COLFA event feature ‘Defining Moments’

Interview with Assistant Professor of Instruction, Jodi Peterson

Kennedy Bustos, Managing Editor

On Nov. 19, the “Defining Moments” Arts Collaboration Showcase will be taking place at UTSA’s Buena Vista Theatre at the Downtown Campus from 7:00 p.m. – 8:30 p.m. Shuttle service will be provided for UTSA students. “Defining Moments” is an interdisciplinary arts project that “sheds light on the accounts of students in the midst of the pandemic.” More than 500 UTSA students across six academic disciplines participated in the collaborative art project to “grapple with and address the impact of COVID-19 on their lives and on the lives of those they love.” This week, we spoke to Jodi Peterson, Assistant Professor of Instruction in the History Department and one of the faculty members leading “Defining Moments.” Below is part one of a two-part feature highlighting how the collaborative art project came to fruition.


Q: “Defining Moments” is an interdisciplinary arts project inspired by students’ experiences amidst the pandemic. What prompted this creative collaboration?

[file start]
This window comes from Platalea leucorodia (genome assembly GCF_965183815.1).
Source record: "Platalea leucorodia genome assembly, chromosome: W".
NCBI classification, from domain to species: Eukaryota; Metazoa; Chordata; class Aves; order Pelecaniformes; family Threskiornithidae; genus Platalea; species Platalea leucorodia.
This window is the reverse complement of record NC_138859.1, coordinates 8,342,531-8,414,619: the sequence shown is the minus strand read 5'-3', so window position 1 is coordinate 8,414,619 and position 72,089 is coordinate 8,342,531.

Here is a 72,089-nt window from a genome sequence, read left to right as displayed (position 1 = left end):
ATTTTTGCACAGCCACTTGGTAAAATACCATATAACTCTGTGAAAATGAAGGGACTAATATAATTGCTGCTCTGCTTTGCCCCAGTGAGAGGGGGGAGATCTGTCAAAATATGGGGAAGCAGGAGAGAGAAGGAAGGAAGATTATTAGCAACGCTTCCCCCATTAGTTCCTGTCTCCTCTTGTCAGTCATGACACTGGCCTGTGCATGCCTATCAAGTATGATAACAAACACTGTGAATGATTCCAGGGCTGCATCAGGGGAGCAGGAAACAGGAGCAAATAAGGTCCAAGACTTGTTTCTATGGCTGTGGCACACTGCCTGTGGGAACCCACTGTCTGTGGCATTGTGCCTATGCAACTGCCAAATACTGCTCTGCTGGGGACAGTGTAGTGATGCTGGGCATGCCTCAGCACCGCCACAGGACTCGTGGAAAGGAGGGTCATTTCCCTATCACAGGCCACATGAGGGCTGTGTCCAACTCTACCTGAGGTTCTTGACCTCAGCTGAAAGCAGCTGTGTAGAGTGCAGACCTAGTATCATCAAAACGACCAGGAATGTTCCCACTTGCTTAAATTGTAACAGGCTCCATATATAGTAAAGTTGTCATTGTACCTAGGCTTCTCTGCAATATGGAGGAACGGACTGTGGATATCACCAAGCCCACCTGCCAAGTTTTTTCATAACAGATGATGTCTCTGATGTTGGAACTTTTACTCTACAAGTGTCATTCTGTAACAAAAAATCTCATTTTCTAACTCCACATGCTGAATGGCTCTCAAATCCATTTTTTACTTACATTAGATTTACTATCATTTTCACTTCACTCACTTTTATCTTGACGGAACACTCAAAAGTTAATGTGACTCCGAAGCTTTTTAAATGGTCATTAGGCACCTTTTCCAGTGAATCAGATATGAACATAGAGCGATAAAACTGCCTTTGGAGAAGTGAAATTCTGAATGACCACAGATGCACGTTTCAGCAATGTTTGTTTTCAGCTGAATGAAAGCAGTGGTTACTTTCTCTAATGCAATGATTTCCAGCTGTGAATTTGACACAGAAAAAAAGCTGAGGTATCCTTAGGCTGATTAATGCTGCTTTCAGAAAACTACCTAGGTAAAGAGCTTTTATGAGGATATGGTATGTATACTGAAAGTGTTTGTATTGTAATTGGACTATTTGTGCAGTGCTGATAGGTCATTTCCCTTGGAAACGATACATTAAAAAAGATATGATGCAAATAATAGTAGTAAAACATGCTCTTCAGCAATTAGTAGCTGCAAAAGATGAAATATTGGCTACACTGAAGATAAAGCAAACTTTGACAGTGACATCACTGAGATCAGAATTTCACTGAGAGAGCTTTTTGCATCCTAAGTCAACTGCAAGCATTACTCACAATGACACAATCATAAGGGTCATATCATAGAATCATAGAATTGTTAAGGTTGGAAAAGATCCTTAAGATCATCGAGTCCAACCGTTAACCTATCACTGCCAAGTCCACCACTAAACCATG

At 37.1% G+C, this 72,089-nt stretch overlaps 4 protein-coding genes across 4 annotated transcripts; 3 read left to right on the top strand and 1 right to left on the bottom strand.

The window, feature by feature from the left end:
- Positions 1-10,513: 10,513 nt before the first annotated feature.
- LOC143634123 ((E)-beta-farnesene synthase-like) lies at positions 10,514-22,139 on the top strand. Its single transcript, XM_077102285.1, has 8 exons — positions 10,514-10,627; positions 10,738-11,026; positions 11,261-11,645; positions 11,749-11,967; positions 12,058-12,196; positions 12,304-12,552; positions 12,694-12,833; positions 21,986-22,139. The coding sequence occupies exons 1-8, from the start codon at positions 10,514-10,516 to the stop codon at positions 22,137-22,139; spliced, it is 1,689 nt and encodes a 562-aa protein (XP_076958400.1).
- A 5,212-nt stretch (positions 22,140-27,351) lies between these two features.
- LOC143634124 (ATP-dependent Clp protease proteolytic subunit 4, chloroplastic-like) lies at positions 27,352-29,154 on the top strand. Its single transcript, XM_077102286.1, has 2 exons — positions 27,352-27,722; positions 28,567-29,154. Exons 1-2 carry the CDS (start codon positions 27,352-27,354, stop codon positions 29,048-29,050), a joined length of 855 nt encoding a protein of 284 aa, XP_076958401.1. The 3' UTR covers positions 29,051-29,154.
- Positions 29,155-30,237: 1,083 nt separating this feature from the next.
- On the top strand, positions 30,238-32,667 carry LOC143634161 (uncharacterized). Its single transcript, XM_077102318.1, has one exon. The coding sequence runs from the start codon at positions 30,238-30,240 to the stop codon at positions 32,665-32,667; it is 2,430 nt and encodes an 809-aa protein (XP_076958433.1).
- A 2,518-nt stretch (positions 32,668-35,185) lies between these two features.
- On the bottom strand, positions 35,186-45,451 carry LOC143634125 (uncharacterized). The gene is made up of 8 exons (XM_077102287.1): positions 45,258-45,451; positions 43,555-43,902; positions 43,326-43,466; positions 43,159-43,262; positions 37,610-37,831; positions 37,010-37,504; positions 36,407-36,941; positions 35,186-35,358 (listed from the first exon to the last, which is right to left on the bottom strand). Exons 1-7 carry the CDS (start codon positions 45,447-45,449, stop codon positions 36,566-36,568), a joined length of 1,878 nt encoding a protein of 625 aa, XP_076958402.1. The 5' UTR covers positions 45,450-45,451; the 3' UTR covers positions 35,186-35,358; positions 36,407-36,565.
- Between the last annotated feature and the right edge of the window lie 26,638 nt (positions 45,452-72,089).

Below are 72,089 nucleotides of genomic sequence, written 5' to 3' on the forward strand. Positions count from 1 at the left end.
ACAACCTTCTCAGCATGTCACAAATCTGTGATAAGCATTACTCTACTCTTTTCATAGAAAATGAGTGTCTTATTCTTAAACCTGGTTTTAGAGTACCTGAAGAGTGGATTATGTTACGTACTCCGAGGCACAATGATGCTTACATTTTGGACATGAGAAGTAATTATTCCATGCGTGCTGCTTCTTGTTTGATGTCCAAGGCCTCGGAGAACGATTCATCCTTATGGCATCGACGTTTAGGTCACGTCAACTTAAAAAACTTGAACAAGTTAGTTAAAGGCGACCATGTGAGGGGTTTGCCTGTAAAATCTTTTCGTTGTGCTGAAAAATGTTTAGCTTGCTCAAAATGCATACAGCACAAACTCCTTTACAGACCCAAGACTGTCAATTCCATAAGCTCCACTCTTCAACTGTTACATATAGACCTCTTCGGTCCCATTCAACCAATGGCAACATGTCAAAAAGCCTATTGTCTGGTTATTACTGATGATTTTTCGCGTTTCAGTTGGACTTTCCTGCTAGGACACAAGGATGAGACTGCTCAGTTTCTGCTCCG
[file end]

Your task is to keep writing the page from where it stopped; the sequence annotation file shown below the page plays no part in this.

“The idea for “Defining Moments” was born from a tactical team at UTSA. The team got together at the very beginning of the pandemic when we were shifting from in-person to online. They were very concerned about how students were grappling with the changes that were occurring in their lives and [wanted to ensure] they continued to receive the best education that they could — even with all the changes. As professors, each of us were feeling the weight of the moment and wanted our students to have the ability to recognize the historic significance of the moment. As we got together, we thought about the issues at hand and very quickly an idea came up: that we somehow engage our students [in an] experiential learning project, where we have them take on the moment and the projects that relate to that moment … because we were all feeling the same way, we saw the chance to work together. That’s how it came together, and we’re all really excited about it. This is the largest interdisciplinary project that the university has ever done.”